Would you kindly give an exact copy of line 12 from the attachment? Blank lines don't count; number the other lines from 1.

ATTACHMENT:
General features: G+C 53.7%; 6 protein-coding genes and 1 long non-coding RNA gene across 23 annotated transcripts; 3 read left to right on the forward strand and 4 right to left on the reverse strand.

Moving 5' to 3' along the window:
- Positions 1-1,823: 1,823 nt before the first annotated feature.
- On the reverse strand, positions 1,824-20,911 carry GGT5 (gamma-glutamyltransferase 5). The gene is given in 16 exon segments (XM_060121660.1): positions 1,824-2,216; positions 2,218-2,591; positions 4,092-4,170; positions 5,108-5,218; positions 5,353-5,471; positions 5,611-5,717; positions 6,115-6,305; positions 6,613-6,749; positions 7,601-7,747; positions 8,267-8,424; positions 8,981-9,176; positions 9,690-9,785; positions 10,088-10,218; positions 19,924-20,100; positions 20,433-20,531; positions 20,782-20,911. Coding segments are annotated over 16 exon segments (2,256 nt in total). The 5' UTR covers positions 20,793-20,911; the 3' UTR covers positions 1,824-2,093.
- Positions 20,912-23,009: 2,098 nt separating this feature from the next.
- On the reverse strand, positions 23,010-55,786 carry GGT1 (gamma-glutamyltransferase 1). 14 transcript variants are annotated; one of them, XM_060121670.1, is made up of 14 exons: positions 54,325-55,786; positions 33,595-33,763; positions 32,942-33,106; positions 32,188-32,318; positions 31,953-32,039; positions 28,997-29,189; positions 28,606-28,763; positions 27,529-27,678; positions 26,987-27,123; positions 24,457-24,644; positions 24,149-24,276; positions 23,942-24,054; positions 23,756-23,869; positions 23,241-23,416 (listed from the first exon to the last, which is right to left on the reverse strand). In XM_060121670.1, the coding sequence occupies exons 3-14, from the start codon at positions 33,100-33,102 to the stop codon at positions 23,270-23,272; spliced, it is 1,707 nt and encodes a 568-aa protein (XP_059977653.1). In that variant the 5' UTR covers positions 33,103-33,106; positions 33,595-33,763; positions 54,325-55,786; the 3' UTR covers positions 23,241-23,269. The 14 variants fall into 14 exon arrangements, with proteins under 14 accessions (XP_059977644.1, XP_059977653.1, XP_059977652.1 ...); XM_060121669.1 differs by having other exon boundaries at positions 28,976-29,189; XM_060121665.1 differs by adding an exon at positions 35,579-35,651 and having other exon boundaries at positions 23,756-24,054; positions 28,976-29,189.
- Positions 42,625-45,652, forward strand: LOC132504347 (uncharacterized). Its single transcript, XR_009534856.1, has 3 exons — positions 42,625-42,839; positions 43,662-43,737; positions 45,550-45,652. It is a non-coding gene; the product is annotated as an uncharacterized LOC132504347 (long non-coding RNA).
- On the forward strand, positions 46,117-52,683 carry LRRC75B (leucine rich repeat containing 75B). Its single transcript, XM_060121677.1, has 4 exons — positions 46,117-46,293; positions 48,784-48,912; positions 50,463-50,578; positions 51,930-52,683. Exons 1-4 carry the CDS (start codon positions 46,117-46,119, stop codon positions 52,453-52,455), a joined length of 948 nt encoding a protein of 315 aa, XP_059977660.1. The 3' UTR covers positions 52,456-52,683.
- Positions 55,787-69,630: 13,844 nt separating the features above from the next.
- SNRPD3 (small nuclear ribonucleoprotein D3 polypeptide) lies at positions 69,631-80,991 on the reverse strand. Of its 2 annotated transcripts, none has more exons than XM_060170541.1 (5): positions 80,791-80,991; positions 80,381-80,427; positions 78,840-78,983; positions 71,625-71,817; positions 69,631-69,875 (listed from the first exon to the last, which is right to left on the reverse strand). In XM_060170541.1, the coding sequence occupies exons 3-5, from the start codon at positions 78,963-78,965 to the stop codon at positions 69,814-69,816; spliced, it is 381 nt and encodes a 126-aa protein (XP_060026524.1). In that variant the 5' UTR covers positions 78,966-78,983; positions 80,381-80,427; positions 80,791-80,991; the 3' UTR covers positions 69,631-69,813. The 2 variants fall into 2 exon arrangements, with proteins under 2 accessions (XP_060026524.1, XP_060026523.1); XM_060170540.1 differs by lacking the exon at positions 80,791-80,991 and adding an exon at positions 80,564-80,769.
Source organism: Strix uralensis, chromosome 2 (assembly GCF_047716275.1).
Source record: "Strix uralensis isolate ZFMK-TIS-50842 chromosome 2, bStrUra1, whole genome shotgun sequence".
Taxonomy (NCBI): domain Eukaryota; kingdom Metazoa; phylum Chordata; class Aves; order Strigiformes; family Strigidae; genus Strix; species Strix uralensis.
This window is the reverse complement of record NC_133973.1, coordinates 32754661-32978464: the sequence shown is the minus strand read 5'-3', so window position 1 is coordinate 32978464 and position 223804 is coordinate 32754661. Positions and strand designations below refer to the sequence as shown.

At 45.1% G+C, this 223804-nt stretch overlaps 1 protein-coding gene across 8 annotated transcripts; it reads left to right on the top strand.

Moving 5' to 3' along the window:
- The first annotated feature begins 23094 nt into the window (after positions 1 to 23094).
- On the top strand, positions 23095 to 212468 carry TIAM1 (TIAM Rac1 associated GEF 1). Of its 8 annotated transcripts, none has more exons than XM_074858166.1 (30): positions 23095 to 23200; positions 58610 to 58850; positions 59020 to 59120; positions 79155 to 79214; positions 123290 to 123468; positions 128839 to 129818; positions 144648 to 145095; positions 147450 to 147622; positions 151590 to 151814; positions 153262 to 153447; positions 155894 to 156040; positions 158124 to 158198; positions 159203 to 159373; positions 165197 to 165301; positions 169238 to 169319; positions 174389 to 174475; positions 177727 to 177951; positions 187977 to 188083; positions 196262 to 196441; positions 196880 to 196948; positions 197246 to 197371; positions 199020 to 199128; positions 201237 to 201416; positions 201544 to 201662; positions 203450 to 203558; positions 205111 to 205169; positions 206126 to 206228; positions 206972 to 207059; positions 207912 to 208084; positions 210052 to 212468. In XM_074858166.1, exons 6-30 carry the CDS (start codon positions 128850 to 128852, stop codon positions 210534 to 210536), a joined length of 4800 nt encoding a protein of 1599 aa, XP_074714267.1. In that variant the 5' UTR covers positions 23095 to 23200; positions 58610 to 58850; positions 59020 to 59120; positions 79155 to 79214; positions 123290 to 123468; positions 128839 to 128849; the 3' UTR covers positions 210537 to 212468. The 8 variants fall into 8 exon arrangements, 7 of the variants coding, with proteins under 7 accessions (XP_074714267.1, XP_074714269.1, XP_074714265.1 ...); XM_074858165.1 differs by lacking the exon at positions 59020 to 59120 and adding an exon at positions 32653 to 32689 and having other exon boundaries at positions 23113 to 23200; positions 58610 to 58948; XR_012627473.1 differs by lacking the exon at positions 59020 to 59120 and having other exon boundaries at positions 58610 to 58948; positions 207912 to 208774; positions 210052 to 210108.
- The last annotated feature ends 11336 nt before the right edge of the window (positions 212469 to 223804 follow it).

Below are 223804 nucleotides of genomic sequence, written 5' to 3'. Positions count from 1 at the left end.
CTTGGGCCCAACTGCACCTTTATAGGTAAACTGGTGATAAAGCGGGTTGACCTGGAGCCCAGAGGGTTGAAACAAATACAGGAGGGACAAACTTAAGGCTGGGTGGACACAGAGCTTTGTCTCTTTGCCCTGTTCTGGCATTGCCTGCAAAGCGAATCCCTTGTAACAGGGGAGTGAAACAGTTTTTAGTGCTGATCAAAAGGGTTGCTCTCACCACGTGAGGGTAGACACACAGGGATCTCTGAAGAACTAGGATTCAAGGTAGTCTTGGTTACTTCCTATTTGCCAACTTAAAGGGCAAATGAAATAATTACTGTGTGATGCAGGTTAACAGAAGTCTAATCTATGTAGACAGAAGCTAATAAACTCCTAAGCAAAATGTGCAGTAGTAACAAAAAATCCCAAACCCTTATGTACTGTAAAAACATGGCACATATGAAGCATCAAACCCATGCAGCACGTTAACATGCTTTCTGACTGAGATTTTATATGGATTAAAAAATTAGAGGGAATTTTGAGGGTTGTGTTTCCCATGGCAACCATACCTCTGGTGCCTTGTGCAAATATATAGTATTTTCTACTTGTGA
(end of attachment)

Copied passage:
Source record: "Strix uralensis isolate ZFMK-TIS-50842 chromosome 2, bStrUra1, whole genome shotgun sequence".